%Gallery-112089%Julián didn’t care about that, though. He was far more interested in the dark tunnels leading under the seats in a long, spooky semicircle around the theater. At first his fear of dark, unfamiliar places fought with his natural curiosity, but with Dad accompanying him he decided to chance it. It turned out there was no danger other than a rather large puddle we both stumbled into.

On stage he got a lesson in acoustics. The shape of the seats magnifies sounds. Voices carry further, and a snap of the fingers sounds like a pistol shot.

Next door was the amphitheater, where gladiators fought it out for the entertainment of the masses. Built in 8 BC, it seated 15,000, more than twice the amount as the theater. This was a city for veteran legionnaires, after all! Julián didn’t know what gladiators were so I explained it to him and soon throngs of ghostly Romans were cheering as Sean the Barbarian fought the Emperor Julián. He wanted to be a ninja and was disappointed to learn that there weren’t any in ancient Rome.

These two places are enough to make the trip worthwhile, but there are more than a dozen other ancient Roman buildings in Mérida as well. The best way to sum up the experience of walking through these remains was what I overheard some Italian tourists: “Bellissimo!
If the Italians are impressed, you know it’s good.

This is the first in a new series: Exploring Extremadura, Spain’s historic southwest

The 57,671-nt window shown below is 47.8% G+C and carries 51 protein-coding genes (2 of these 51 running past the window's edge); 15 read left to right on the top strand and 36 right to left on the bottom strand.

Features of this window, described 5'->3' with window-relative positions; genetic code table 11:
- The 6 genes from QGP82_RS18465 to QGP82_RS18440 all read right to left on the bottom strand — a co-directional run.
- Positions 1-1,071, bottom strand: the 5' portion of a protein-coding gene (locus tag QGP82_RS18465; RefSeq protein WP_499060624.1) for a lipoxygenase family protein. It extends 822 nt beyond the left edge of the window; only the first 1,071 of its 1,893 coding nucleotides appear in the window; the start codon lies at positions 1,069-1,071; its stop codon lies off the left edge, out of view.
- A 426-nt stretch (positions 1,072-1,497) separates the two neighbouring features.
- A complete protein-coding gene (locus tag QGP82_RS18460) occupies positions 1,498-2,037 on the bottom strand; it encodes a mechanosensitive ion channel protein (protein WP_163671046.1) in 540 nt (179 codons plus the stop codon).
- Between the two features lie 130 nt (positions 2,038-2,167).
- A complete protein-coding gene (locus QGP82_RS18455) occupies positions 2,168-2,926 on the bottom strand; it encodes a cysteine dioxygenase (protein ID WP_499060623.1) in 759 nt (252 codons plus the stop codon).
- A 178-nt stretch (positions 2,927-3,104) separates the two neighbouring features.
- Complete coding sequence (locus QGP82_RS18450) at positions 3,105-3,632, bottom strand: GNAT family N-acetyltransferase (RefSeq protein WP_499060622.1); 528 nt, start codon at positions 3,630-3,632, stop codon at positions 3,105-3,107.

Coming up next: More Roman heritage from Mérida!

The catacombs of Rome


“There were 500,000 people buried here,” my guide whispers.

She leads me down a dimly lit, narrow passage that seems to go on forever. To either side the rough walls are lined with small niches.

“These are where the bodies were kept. There are twenty kilometers of tunnels, and while most of the tombs are now empty, some are still unopened.”

We are in the Catacombs of Domitilla, one of the largest of a half dozen underground burial places dug out by Christians during the second and third centuries AD, when most of the Roman Empire was still pagan. My guide, a knowledgeable young Polish woman, is leading me through a warren of passageways, rooms, even subterranean churches. Incredible facts drop from her mouth every minute.

“This is the oldest of the catacombs with some of the earliest Christian paintings anywhere. There’s even a painting of the Last Supper that’s 1,800 years old.”

The frescoes are tucked away in little vaults built by wealthy families, or on the domes of small mausoleums. They show simple Christian scenes–the Good Shepard, baptism, the saints, painted in a capable but not overly talented hand.